Reduction in mouse allergen exposure is associated with greater lung function growth

Torie Grant, Wanda Phipatanakul, Matthew Perzanowski, Susan Balcer-Whaley, Roger D. Peng, Jean Curtin-Brosnan, Michelle Newman, Amparito Cunningham, Adnan Divjan, Mary E. Bollinger, Robert A. Wise, Elizabeth C. Matsui

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Abstract

Background: Current childhood asthma therapies have little effect on lung function trajectory. Objective: We sought to determine whether mouse allergen exposure reduction is associated with lung function growth in mouse-sensitized/exposed asthmatic children. Methods: Three hundred fifty mouse-sensitized/exposed asthmatic children (5-17 years old) were enrolled in a 1-year randomized trial of integrated pest management plus education versus education alone. Prebronchodilator/postbronchodilator spirometry was performed at baseline and 6 and 12 months, and bedroom floor mouse allergen levels were measured every 3 months. Mouse allergen reduction was defined as a 75% or greater decrease in mouse allergen levels from baseline. Treatment groups were combined for analyses because there were no differences in outcomes between groups. Changes in lung function over time were modeled, adjusting for age, sex, race, atopy, group, and bronchodilator reversibility and including an interaction term (allergen reduction*time). Results: The study population was predominantly black (79.4%) and low income (66.3% [<$30,000]). At baseline, the median mouse allergen level was 5.7 μg/g (interquartile range, 1.5-22.8 μg/g), and the mean (SD) prebronchodilator FEV1/forced vital capacity ratio was 80.2% (9.0%). Ninety-two (26.3%) participants had 75% or greater reduction in mouse allergen levels. For a 10-year-old black boy, 75% or greater allergen reduction was associated with an increase in prebronchodilator FEV1 of 238 mL/y (95% CI, 177-299 mL/y), whereas less than 75% allergen reduction was associated with an increase in prebronchodilator FEV1 of 131 mL/y (95% CI, 97-166 mL/y). Estimated differences in prebronchodilator and postbronchodilator FEV1 growth were as follows: 107 mL/y (95% CI, 37-177 mL/y; Pint = .003) and 48 mL/y (95% CI, −17 to 113 mL/y; Pint = .15), respectively. Estimated differences in prebronchodilator and postbronchodilator forced expiratory flow at 25% to 75% of vital capacity growth were as follows: 182 mL/y (95% CI, 61-304 mL/y; Pint = .003) and 181 mL/y (95% CI, 48-314 mL/y; Pint = .008), respectively. Conclusion: Mouse allergen reduction is associated with greater increases in prebronchodilator FEV1 and prebronchodilator/postbronchodilator forced expiratory flow at 25% to 75% of vital capacity over 1 year among sensitized/exposed asthmatic children.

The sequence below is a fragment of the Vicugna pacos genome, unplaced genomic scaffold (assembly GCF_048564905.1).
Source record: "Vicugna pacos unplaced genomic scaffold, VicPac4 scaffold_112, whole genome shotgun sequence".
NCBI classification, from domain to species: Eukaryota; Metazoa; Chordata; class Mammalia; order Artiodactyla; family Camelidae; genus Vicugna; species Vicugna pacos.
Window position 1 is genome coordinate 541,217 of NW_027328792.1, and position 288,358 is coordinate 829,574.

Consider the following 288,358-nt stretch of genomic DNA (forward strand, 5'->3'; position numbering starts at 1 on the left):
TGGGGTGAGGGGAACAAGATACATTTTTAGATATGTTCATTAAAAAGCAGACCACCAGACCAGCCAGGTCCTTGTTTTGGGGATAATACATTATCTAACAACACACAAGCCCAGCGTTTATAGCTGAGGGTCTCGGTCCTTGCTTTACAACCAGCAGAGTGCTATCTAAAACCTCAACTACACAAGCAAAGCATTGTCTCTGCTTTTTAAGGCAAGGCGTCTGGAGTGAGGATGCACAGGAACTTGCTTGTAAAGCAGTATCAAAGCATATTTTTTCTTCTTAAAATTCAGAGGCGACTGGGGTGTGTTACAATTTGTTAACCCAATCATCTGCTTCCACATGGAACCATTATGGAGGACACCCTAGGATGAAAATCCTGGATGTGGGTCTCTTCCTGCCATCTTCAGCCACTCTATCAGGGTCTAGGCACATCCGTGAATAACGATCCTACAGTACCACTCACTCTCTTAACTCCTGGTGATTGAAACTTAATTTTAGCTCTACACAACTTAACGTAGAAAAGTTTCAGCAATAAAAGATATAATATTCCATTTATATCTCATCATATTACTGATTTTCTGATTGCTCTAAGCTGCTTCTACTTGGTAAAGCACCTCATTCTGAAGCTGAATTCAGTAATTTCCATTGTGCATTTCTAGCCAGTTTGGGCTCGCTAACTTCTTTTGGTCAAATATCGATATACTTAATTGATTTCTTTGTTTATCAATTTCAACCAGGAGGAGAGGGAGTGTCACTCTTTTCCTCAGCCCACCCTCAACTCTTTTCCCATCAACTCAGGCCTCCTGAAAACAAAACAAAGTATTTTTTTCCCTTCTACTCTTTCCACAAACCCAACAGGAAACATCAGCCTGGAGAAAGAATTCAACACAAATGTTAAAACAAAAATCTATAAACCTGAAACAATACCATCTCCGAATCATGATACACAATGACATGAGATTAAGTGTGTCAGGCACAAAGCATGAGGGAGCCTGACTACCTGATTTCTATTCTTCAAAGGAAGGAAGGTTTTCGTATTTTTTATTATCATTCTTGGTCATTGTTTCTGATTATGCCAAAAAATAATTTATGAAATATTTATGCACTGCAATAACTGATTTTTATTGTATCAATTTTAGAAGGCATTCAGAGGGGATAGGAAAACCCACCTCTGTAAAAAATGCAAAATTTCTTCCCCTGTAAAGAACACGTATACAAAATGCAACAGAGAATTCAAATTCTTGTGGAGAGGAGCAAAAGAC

Original languageEnglish (US)
Pages (from-to)646-653.e1
JournalJournal of Allergy and Clinical Immunology
Volume145
Issue number2
DOIs
StatePublished - Feb 2020

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Keywords

  • Allergen exposure
  • allergen exposure reduction
  • allergen-sensitized and exposed asthmatic children
  • allergic asthma
  • lung function growth
  • lung function trajectory
  • mouse allergen exposure

ASJC Scopus subject areas

  • Immunology and Allergy
  • Immunology

Cite this

Grant, T., Phipatanakul, W., Perzanowski, M., Balcer-Whaley, S., Peng, R. D., Curtin-Brosnan, J., Newman, M., Cunningham, A., Divjan, A., Bollinger, M. E., Wise, R. A., & Matsui, E. C. (2020). Reduction in mouse allergen exposure is associated with greater lung function growth. Journal of Allergy and Clinical Immunology, 145(2), 646-653.e1. https://doi.org/10.1016/j.jaci.2019.08.043